Using an automated sprinkler system is a great way to simplify your lawn care tasks, as it enables you to ensure your lawn is getting the irrigation it needs, worry-free. Of course, in order for your sprinklers to have the best possible effect, they need to be properly calibrated. Our handy how-to guide will help you do just that.
Read on to learn why sprinkler calibration is so important and how to care for it correctly.
Why Calibrate Your Sprinklers
While it is true that some grass types are more flexible than others in terms of the amount of water they need, most grasses will have a recommended watering depth per session and per week to help keep your lawn healthy and robust. Both overwatering and not watering enough can wreak havoc on your lawn, leaving it with bare or soggy patches. This impacts the overall appearance of your lawn; the stress can also leave it prone to pest activity and lawn disease.
Test Your System’s Current Output
Before you can calibrate your sprinkler system, you need to know how it is currently functioning. The easiest way to do this is with what is known as the can test. Collect several cans or jars. Any flat-bottomed, straight-sided containers will do. Scatter them around your lawn at varying distances from your sprinkler heads, and run your system for 15 minutes. At the end of the cycle, measure the amount of water that has accumulated in each container, noting the location as well. This will give you a sense of how much water each area of your lawn receives.
Determine the Appropriate Watering Duration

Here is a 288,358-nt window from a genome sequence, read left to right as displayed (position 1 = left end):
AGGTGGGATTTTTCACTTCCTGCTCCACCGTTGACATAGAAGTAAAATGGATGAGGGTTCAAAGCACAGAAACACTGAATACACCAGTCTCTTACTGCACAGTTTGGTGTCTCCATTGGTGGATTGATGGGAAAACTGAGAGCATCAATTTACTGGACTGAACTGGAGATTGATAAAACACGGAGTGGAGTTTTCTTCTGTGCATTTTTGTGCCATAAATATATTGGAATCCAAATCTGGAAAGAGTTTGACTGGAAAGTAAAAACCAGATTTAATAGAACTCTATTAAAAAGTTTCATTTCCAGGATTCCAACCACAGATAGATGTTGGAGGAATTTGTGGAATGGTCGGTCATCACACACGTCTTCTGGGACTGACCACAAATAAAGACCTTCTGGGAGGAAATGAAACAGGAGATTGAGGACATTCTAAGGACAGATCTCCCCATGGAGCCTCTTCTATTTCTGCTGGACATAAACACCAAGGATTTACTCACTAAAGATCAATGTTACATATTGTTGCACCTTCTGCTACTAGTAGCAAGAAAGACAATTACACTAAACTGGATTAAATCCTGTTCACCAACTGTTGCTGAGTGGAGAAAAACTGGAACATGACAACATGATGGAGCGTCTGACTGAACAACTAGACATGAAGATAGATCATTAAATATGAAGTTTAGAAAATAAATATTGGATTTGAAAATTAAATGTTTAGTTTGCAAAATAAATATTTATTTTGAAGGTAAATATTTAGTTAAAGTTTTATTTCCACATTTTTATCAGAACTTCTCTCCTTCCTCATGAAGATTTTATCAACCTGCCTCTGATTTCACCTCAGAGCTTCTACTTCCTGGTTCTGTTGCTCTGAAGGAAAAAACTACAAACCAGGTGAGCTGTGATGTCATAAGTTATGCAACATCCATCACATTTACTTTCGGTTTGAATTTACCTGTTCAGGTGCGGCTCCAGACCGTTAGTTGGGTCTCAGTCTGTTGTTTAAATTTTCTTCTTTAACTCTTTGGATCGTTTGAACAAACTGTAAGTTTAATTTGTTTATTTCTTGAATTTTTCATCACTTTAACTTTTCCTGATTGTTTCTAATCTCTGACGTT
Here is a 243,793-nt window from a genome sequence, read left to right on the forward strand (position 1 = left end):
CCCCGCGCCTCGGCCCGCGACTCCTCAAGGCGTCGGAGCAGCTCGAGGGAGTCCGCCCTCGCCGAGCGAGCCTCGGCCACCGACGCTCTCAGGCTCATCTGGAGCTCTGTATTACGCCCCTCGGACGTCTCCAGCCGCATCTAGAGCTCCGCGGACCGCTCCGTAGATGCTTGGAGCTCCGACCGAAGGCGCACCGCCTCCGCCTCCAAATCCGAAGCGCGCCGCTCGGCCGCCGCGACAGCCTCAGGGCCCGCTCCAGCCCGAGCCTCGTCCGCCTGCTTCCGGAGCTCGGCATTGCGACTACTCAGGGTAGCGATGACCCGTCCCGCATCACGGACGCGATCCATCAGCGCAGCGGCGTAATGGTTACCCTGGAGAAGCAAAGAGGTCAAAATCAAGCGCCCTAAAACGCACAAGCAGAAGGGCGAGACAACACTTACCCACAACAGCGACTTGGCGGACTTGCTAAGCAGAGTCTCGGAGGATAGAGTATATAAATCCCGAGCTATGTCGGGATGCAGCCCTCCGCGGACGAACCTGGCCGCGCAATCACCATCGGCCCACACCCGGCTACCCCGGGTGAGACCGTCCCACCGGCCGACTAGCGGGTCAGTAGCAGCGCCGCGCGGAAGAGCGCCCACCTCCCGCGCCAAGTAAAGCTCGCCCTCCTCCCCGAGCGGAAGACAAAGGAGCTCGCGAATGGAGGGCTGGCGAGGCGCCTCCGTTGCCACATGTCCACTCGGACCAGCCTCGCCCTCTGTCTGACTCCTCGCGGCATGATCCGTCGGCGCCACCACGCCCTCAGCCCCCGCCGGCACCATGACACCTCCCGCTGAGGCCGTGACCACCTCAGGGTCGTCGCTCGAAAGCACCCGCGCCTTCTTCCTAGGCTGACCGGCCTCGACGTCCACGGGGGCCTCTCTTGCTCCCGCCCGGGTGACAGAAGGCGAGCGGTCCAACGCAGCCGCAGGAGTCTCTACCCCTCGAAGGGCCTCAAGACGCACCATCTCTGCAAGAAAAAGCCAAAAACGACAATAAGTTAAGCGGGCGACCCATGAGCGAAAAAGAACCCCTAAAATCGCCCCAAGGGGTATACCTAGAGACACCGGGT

Check the watering recommendations for your specific grass type to determine how long to run your sprinklers. For example, if your cans collected about a quarter inch of water during the 15-minute test and your lawn requires half an inch per session, you would need to run your sprinklers for 30 minutes to provide adequate irrigation. Adjust your system settings to accommodate your lawn’s needs. Whenever possible, divide your lawn into sprinkler zones, as each area may have differing requirements based on a variety of factors, discussed in the next section.
Considerations That May Require Adjustments to Your Sprinkler Settings
If your lawn is flat and doesn’t receive any shade, you can likely run all of your sprinklers for the same amount of time, as your grass is relatively uniform. However, this is not the case for many Florida lawns. For example, if your lawn features any hills, some portions may receive more water than others due to the slopes, so you may need to program your sprinklers in zones to ensure even water distribution.
Shade is an important factor as well. Shaded areas won’t dry out as quickly as areas that get full sun, so they can be prone to overwatering if all your sprinklers have the same settings. On the other hand, areas in full sun may require a bit more water at each session to account for more rapid evaporation.
Add Rain Sensors
We get quite a bit of rain here in Florida, and that can impact your lawn’s irrigation needs as well. State law requires all new sprinkler systems to have rain sensors. But if your home is equipped with an older system, it may not have this feature. Fortunately, it is simple to add. This can make a big difference in both your water bills and the health of your lawn. A rain sensor can detect when your lawn has already received water from rainfall, delaying the next sprinkler session. In addition to trimming your water bills and reducing the risk of overwatering, this also helps to prevent water waste, making it an environmentally conscious decision as well.
Start a New Lawn with Fresh Sod
If past over or under watering has left your lawn looking less than stellar, Duda Sod is here to help. Then, by following the irrigation system tips here, you’ll be set to keep your new lawn healthy. Reach out to our team today to get started.